HE SAID that he is still considering returning and making a full official conversion, because although he feels “Jewish in my soul” it concerns him that he is not accepted as a Jew by most religious authorities. . But he’s a bit of a conflict. “It’s such a duality, I’m in my mid-thirties, I’ve been through things and I know who I am, but now I have to be recognized by some people and I’m like, ah, I don’t want to do that … Sometimes I think I should just do that, go to the mikvah and then it would be official … I will definitely have to do it.

Says that being in conflict over Jewish identity is one of the characteristics of being Jewish, he laughs long and hard.

And being Jewish is just one of his many identities. When asked if he felt like Canadians tend to be hyper-aware of who Canadian is, just as Jews like to know who is Jewish, he agrees: “Even more so with French Canadians. . He remembers being in Vancouver years ago, the furthest he had ever been from home at that time, and hearing French Canadians speak. “I just have goose bumps… They are French Canadians. It is the house! I liked it.”

He grew up loving movies, especially action movies like The Predator by Arnold Schwarzenegger, which he and his brother watched on TV – they were allowed to watch TV on Shabbat using a timer, he said – and Die Hard with Bruce Willis. But he also liked French comedies with Louis de Funes and particularly liked Les folles aventures de Rabbi Jacob. “Every time I look at it, I think of my mom’s cooking on Shabbos… It was such a good time. We had challah, sure, every Saturday, but she still made Haitian food. In the synagogue we had Ashkenazi food, we are Ashkenazi.

But he never dreamed that he could be successful as an actor and was in school and working at Best Buy when he met actor Orlando Jones, who was shooting a movie in Montreal, and got him. encouraged to try the craft. He studied acting and eventually got a role in one of the X-Men movies and sought advice from everyone on set, including Patrick Stewart and Hugh Jackman. He attributes his current success to the fact that “I have always listened to the advice I have received”. The two most important tips were to always say yes to every proposed project and to “don’t be the bad guy”.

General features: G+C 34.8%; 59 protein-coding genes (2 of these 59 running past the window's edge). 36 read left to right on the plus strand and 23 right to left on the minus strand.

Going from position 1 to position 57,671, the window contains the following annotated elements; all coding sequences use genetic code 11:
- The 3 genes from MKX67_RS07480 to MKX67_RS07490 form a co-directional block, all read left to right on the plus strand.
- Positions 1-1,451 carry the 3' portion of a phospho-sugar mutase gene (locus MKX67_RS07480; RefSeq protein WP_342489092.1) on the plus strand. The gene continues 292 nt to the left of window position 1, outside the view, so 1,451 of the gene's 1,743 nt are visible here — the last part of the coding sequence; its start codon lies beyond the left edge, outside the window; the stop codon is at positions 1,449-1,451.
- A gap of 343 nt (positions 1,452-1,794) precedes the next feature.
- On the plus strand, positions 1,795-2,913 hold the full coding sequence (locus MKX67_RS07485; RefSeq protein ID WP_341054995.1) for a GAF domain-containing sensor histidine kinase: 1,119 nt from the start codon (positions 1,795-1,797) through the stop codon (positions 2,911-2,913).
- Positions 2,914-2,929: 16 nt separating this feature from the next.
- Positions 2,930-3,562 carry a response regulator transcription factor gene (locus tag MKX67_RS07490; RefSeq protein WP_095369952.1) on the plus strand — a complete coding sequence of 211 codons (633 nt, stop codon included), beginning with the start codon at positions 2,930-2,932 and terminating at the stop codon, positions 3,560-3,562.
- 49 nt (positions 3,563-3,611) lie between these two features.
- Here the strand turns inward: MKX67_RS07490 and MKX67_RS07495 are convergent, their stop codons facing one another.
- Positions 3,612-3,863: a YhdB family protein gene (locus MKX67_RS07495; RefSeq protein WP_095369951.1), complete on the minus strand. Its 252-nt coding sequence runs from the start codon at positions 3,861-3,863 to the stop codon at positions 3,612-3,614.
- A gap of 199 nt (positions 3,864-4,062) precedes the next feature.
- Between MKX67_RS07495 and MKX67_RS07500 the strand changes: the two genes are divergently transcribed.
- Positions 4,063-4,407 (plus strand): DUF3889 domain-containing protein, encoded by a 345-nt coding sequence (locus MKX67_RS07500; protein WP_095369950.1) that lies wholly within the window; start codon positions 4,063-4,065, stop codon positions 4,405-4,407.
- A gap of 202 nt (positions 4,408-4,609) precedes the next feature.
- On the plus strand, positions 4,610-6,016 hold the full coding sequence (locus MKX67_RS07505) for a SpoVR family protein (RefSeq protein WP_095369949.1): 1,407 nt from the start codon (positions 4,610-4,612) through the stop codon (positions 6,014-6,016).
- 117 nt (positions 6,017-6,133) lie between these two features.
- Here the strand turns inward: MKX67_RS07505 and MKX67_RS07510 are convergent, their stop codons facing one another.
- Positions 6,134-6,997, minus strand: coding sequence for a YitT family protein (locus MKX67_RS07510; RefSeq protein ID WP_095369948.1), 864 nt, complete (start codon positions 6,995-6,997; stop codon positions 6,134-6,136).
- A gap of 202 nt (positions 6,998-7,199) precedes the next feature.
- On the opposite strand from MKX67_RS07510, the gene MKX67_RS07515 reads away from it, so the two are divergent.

Jeudy-Lamour is definitely one of the good guys, and it’s fitting that he broke into the Ted Lasso series, in which Jason Sudeikis stars as a sweet-tempered American football coach who travels to England to manage. a football team. Released early in the pandemic, it ended up winning seven Emmy Awards, including Outstanding Comedy Series, and garnered widespread accolades as a struggling wellness series.

He’s especially excited when he talks about Sudeikis, whom he first met when they both appeared in Jesse Owens’ biopic, Race. “Jason is one of the best people I have ever met and everyone says great things about him. That’s why he continues to work, because he’s a very, very good person. And he’s a genius. Ted Lasso’s cast has become like family to him. “Everyone is a great person, we are all very close.” They play FIFA together on Xbox, he said, which helped him learn more about football as he had never played it growing up.

Although he always enjoyed working on the series, his success took him by surprise. ” This is completely crazy. We never, ever thought it would get so big.

When asked if he would consider going to Israel to make a film, he replied, “That would be amazing! I would like.”